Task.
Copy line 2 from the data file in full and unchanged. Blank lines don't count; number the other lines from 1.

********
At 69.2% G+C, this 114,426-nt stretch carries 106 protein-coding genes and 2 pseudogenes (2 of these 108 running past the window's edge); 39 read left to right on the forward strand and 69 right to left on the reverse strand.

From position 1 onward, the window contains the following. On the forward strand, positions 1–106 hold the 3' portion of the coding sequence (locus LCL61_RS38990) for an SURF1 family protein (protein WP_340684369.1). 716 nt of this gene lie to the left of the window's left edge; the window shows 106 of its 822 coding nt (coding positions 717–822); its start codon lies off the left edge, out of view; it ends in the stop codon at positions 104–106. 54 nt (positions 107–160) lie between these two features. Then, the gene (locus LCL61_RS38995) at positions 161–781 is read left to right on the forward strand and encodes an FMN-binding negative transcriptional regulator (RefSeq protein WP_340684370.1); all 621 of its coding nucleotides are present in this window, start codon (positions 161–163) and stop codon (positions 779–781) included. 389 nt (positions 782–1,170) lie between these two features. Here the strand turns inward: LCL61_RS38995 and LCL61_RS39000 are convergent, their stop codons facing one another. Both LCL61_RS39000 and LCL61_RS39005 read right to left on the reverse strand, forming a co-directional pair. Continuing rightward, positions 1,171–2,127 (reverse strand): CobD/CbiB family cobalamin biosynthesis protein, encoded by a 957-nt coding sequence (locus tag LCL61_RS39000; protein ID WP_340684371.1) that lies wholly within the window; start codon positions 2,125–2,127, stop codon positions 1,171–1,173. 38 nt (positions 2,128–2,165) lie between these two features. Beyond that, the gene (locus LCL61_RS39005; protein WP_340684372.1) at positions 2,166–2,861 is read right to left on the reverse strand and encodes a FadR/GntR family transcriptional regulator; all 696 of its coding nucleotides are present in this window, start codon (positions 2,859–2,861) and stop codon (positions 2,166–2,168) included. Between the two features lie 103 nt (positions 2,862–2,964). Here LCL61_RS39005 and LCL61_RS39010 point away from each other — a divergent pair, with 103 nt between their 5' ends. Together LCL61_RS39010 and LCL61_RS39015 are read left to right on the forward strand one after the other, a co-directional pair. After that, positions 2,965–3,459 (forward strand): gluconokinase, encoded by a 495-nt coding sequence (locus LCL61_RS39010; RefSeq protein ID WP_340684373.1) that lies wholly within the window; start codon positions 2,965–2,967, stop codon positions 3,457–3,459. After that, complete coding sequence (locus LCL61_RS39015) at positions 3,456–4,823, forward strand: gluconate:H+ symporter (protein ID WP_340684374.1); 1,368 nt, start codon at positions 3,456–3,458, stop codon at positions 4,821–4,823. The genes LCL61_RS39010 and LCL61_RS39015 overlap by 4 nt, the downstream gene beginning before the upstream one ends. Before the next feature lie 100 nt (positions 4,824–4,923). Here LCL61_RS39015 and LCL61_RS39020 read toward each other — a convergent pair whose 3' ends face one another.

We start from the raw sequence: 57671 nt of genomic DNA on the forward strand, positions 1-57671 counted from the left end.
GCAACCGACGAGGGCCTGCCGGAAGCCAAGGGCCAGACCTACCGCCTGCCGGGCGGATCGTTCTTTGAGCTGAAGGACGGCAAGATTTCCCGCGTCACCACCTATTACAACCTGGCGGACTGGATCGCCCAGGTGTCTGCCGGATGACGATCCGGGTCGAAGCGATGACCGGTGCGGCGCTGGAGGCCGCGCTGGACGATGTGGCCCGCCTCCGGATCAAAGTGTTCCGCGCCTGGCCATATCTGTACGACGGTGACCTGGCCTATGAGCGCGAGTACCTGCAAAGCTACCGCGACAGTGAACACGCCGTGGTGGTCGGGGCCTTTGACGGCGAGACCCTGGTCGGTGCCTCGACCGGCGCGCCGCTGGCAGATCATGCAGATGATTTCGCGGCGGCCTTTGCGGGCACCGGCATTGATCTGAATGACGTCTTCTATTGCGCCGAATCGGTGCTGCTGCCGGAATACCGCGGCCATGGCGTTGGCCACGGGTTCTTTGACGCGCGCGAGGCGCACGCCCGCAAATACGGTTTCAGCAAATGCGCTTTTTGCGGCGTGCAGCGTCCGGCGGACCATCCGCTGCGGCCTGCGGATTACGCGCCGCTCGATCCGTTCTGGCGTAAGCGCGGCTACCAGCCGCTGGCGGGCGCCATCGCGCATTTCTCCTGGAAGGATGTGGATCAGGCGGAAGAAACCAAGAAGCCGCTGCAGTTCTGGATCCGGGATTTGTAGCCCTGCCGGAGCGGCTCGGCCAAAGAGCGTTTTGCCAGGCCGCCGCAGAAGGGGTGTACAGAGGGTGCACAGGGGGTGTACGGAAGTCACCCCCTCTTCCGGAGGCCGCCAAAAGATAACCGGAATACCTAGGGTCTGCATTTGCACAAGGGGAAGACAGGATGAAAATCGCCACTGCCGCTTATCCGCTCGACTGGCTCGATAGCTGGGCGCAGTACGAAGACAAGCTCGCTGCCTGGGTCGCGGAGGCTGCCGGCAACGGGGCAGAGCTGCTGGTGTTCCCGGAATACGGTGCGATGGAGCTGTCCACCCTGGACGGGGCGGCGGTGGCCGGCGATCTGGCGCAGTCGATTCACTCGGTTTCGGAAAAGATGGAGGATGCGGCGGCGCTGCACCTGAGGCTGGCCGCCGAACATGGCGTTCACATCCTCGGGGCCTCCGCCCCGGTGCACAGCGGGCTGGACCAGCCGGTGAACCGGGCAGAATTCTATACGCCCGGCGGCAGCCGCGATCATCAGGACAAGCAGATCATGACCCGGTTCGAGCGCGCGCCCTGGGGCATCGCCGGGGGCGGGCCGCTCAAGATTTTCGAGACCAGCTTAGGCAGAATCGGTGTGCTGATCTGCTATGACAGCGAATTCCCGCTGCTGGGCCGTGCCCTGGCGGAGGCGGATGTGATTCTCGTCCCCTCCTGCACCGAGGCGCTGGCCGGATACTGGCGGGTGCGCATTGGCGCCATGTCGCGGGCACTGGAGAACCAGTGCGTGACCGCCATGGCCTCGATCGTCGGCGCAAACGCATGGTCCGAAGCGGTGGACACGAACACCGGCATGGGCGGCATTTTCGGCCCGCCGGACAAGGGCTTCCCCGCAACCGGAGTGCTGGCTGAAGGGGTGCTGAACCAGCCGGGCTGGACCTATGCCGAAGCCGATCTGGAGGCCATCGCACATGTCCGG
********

From position 1 onward, the window contains the following. On the forward strand, positions 1–106 hold the 3' portion of the coding sequence (locus LCL61_RS38990) for an SURF1 family protein (protein WP_340684369.1). 716 nt of this gene lie to the left of the window's left edge; the window shows 106 of its 822 coding nt (coding positions 717–822); its start codon lies off the left edge, out of view; it ends in the stop codon at positions 104–106. 54 nt (positions 107–160) lie between these two features. Then, the gene (locus LCL61_RS38995) at positions 161–781 is read left to right on the forward strand and encodes an FMN-binding negative transcriptional regulator (RefSeq protein WP_340684370.1); all 621 of its coding nucleotides are present in this window, start codon (positions 161–163) and stop codon (positions 779–781) included. 389 nt (positions 782–1,170) lie between these two features. Here the strand turns inward: LCL61_RS38995 and LCL61_RS39000 are convergent, their stop codons facing one another. Both LCL61_RS39000 and LCL61_RS39005 read right to left on the reverse strand, forming a co-directional pair. Continuing rightward, positions 1,171–2,127 (reverse strand): CobD/CbiB family cobalamin biosynthesis protein, encoded by a 957-nt coding sequence (locus tag LCL61_RS39000; protein ID WP_340684371.1) that lies wholly within the window; start codon positions 2,125–2,127, stop codon positions 1,171–1,173. 38 nt (positions 2,128–2,165) lie between these two features. Beyond that, the gene (locus LCL61_RS39005; protein WP_340684372.1) at positions 2,166–2,861 is read right to left on the reverse strand and encodes a FadR/GntR family transcriptional regulator; all 696 of its coding nucleotides are present in this window, start codon (positions 2,859–2,861) and stop codon (positions 2,166–2,168) included. Between the two features lie 103 nt (positions 2,862–2,964). Here LCL61_RS39005 and LCL61_RS39010 point away from each other — a divergent pair, with 103 nt between their 5' ends. Together LCL61_RS39010 and LCL61_RS39015 are read left to right on the forward strand one after the other, a co-directional pair. After that, positions 2,965–3,459 (forward strand): gluconokinase, encoded by a 495-nt coding sequence (locus LCL61_RS39010; RefSeq protein ID WP_340684373.1) that lies wholly within the window; start codon positions 2,965–2,967, stop codon positions 3,457–3,459. After that, complete coding sequence (locus LCL61_RS39015) at positions 3,456–4,823, forward strand: gluconate:H+ symporter (protein ID WP_340684374.1); 1,368 nt, start codon at positions 3,456–3,458, stop codon at positions 4,821–4,823. The genes LCL61_RS39010 and LCL61_RS39015 overlap by 4 nt, the downstream gene beginning before the upstream one ends. Before the next feature lie 100 nt (positions 4,824–4,923). Here LCL61_RS39015 and LCL61_RS39020 read toward each other — a convergent pair whose 3' ends face one another.